It’s been almost six years since Debbie first found out about her husband’s infidelity. That was the beginning of a journey that meant confronting the trauma and sadness of pedophilia and suicide. The emotional toll of those events is unimaginable and yet here Debbie is undertaking a charity half-marathon. Debbie has shared how difficult it was for her to find resources that spoke to her specific circumstances and knowing that I asked her if she had any words of wisdom she would share for anyone facing a similar situation. Here’s Debbie:
During the darkest time, I did not trust the ground beneath my feet. I felt like I no longer knew anything. It was not so much my loss of trust in my husband but my loss of trust in myself – trust to know what was true or not in everything.
I questioned everything I had ever been told by him and experienced with him. I remember a few years ago, in some type of Facebook question and answer quiz, I was asked to finish the sentence,
“What I really want to know is ….,” and my answer was
“.. if he ever really loved me.”
I still struggle with that.
There are two episodes with my therapist that I remember distinctly. One was a day that he told me three things:
- It will never make sense
- There will never be justice
- It will never be fair
This was very helpful to me and definitely advice I would pass on to others. I’ve repeated those words over and over, almost like a mantra.
Another time, my therapist advised me to look at it as having crossed paths with insanity and gotten out OK.
OK is a matter of opinion. Whether any of us are actually sane is a matter of opinion but that’s how I try to look at it. And honestly, like other women who’ve shared their story here and said they can’t regret their marriage, I would do it all again just to have my son. He’s the greatest thing in the world.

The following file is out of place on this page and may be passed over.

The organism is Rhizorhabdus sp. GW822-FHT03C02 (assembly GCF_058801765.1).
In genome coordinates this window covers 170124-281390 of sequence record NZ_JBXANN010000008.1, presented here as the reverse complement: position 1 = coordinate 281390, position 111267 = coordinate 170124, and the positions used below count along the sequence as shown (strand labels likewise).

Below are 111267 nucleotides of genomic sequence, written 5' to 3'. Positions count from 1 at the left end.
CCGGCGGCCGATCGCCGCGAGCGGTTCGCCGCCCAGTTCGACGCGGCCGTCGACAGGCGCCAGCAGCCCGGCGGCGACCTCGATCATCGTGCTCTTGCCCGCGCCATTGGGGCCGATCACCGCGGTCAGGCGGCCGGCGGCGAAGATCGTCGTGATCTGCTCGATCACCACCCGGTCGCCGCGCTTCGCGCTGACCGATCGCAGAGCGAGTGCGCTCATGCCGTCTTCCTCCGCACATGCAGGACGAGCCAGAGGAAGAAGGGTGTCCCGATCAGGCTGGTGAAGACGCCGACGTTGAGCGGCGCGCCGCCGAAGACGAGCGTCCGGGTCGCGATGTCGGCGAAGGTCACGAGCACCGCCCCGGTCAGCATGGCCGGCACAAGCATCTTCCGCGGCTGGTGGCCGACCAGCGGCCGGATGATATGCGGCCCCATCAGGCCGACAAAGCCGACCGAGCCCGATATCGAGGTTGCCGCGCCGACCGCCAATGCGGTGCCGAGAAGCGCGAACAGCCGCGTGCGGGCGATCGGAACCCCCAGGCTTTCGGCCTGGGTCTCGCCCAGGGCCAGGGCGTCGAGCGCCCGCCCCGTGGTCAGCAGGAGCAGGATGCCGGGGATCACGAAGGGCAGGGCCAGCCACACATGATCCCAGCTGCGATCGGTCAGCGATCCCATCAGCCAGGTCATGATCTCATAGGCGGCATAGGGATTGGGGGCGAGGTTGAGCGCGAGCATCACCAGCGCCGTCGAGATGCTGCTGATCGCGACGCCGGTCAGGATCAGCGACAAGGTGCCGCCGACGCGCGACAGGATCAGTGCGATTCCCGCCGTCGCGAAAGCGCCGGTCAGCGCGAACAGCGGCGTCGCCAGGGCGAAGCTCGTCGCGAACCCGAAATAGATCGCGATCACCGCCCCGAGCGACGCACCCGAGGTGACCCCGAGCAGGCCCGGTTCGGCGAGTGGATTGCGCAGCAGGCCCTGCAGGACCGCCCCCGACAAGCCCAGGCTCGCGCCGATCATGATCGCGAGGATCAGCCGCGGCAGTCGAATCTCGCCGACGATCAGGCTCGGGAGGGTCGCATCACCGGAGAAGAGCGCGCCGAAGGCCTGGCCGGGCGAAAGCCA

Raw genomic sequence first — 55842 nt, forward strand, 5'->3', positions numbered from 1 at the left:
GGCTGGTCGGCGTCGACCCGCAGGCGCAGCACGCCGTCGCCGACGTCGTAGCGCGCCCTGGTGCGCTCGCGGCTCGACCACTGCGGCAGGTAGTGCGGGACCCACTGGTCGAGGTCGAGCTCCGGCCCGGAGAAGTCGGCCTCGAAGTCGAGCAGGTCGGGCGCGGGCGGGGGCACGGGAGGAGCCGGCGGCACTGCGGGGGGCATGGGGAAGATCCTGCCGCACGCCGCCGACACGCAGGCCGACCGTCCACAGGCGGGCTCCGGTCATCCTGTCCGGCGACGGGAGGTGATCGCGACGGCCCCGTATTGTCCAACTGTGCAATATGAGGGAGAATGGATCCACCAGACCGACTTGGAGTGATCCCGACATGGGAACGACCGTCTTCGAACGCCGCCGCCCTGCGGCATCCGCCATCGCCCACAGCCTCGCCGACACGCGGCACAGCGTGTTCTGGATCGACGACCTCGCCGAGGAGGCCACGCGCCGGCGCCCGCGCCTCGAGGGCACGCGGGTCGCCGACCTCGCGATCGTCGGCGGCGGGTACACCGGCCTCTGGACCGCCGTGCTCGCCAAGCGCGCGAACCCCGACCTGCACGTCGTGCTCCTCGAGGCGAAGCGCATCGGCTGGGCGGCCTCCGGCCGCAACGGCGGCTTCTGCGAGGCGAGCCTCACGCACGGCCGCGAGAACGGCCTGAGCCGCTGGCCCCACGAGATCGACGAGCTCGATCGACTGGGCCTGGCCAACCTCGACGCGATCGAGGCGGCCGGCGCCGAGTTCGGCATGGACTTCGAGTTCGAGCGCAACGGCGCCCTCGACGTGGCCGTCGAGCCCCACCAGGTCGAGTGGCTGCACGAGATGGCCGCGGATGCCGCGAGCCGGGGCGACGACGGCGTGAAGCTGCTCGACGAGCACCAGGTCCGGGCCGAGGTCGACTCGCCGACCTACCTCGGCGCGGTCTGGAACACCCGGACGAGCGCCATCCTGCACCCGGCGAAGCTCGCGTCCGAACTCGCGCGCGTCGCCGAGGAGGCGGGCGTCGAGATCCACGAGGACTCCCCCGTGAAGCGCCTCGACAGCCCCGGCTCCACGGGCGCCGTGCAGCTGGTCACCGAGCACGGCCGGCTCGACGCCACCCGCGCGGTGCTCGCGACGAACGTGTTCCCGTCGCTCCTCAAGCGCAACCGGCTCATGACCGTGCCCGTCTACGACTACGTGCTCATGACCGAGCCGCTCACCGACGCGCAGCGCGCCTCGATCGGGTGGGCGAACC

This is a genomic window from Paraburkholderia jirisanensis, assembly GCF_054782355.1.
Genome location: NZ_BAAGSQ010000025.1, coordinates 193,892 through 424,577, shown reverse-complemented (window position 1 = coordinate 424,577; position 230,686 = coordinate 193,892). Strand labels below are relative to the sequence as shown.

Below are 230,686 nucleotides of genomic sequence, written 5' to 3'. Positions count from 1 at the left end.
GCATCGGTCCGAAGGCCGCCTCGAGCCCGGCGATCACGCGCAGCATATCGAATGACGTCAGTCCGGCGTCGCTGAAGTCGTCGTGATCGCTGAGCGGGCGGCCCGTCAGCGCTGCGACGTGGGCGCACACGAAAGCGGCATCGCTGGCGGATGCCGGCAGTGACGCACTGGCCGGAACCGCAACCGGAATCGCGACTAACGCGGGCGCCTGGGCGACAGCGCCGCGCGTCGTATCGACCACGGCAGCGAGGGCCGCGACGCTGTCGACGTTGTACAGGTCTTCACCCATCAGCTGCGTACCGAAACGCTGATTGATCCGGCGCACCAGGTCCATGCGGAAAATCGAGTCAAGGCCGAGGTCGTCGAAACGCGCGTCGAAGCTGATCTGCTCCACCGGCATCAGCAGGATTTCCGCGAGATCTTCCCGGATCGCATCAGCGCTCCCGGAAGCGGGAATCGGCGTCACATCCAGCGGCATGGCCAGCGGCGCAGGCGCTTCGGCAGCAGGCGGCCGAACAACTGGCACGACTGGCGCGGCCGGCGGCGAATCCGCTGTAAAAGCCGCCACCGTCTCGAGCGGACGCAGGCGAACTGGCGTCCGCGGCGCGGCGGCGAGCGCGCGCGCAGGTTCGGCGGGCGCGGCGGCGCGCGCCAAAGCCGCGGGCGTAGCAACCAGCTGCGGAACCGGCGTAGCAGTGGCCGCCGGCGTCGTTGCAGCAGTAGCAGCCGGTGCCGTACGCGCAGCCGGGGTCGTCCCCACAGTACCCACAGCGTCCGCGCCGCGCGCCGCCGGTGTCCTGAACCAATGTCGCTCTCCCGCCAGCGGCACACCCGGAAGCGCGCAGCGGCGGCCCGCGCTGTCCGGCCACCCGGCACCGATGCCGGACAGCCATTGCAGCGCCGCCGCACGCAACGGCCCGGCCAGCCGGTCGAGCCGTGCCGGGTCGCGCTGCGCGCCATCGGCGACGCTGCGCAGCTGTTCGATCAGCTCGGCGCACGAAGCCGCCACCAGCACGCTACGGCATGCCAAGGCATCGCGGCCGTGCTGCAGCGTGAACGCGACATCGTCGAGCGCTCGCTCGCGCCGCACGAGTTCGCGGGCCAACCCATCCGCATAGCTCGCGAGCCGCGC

I realize that what happened is a part of me but it’s not who I am. What I would say to somebody in a similar situation is not to feel ashamed or that someone else’s behavior reflects on you. Realizing that I didn’t have to keep my husband’s secrets, that I had the power to make my own choices was very liberating.
I could let this break me or I could find a way to get through it. I think a lot of people say, ‘well, I had no choice,’ but everyone has a choice. There are people who breakdown, there are people who get into addictions or they fall apart. I think I knew that very early on and I made the choice that it wasn’t going to break me.
The way you approach things and the choices you make are the control you have and no one can take that away from you.
The Divorce Coach Says
Amazing what we would go through for our children, isn’t it? Do you ever wonder if your ex ever loved you?
I think all of this is sound advice not just for people facing divorce but for life in general. Realizing that someone else’s behavior is not a reflection of you is a big one for me. I can think of numerous times in the past when I’ve not told a friend about the way someone else treated me because I thought it would reflect on me.
My ex was never really comfortable with my being the primary breadwinner and the corporate position I held – he would invariably get very angry and jealous when I had to travel somewhere on business. Often times, the locations were top resorts but there was little time for relaxation or exploration. In response to him, I would be sure to keep the trips as short as possible and I never talked to anyone at work about it.
Sure hope I’m wiser now …